Other life cycles are not termed as complete

The life cycle of the Cockraoch, Blatta orientalis is quite different. The females deposits their eggs.The eggs give rise to live active larvae, which grow and moult as do those of the cabbage white butterfly, but whereas the larvae of the Cabbage white bear no likeness to their parents, the Cockroach larvae are very similar to the adults, except that they are smaller. It is by a series of moults that they attain nearly the adult stage. At the final moult they are so similar to the adults that it requires an expert to say whether they are adults or nymphs, as they are called at this stage. The final moult produces the mature adult. The metamorphosis is incomplete as it does not include a resting pupal stage.

There are many other forms of incomplete metamorphosis as another example the Dragonfly can be cited. The eggs give rise to active larvae, quite unlike the parent insect. The larvae transforms into an  active nympth, which bears a considerable resemblance to the imago into which it will develop into. Again there is no resting pupal stage.

The time taken for an insect to pass through its life cycle depends, of course, on the species, and, in the same species it depends on external conditions such as climate and food supply.  Many species of Aphid complete their life cycle within a week, while others take much longer, for example there is a species of locust that takes seventeen years to complete its life cycle.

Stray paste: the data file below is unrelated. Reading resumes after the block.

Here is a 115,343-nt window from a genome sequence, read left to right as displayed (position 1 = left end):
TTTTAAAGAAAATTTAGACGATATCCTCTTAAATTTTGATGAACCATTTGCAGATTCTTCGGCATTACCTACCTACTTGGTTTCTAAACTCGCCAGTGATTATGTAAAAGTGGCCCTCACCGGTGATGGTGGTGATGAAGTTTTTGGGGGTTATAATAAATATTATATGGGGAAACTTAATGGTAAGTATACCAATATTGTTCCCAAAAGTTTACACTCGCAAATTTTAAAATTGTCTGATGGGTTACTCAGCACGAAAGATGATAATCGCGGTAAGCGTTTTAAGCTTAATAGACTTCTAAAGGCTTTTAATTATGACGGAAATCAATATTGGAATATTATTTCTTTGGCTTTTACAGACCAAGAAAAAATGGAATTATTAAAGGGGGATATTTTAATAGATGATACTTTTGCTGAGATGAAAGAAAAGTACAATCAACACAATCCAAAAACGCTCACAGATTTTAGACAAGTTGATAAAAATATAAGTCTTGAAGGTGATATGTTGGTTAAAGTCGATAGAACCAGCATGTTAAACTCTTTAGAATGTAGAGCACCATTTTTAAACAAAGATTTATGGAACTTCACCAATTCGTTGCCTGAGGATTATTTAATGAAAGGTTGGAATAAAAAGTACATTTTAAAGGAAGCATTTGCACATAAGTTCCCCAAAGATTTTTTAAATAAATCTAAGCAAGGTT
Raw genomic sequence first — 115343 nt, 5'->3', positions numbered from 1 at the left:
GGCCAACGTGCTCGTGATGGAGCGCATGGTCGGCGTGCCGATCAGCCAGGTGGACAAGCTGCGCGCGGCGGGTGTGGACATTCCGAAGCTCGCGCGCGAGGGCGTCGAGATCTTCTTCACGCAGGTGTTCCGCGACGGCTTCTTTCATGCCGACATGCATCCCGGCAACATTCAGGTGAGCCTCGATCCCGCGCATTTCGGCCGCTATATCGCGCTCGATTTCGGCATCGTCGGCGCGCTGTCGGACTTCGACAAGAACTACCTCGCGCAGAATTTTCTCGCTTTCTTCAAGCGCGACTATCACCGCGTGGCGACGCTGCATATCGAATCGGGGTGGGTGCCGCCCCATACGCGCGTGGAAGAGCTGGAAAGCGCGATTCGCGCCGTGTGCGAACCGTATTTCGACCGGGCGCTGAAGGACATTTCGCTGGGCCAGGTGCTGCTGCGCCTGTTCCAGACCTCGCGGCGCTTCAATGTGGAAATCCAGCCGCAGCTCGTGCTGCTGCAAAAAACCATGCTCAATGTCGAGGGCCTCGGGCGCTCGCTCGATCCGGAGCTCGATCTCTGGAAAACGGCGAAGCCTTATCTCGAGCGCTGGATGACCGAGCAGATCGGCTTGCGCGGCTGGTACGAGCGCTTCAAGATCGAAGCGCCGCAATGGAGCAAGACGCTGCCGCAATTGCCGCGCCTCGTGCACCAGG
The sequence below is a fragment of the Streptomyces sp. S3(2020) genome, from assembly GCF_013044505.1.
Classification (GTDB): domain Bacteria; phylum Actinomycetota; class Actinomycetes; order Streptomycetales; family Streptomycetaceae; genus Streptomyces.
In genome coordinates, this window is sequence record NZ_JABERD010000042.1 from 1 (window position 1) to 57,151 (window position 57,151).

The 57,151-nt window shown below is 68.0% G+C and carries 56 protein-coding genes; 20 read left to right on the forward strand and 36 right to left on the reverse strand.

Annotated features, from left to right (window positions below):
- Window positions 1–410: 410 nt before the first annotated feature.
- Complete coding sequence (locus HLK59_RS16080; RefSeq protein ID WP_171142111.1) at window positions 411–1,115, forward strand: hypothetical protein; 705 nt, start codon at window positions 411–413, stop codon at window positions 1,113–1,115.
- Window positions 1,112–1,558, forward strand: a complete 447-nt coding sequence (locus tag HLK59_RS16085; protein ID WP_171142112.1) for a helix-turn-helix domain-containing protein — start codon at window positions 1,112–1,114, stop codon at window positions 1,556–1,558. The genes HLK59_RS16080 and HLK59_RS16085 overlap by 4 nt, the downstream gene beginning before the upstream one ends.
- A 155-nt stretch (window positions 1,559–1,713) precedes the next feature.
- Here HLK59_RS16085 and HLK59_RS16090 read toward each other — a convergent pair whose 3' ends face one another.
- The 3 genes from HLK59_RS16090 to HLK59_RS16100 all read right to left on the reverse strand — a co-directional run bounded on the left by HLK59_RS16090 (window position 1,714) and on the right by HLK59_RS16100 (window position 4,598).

Certain species in Britain have two broods per season, ie, pass through a complete life cycle twice in 12 months and perform the same operation three times in warmer countries. There are many species were the transformation is habitually shortened. The Sheep Bot fly deposits living larvae missing the egg stage as does the flesh fly.

All insects producing live young are known by the term-viviparous. The common aphid afford a striking and easily observed examples of viviparous insects. They are also Parthenogenesis, ie, reproducing without having been paired. This phenomenon  is rare among the animal kingdom in general, however, in insect land it is fairly common.

On the next page of this series I will review more insects that produce young in a variety of ways including the phenomenon  of alternation in generations.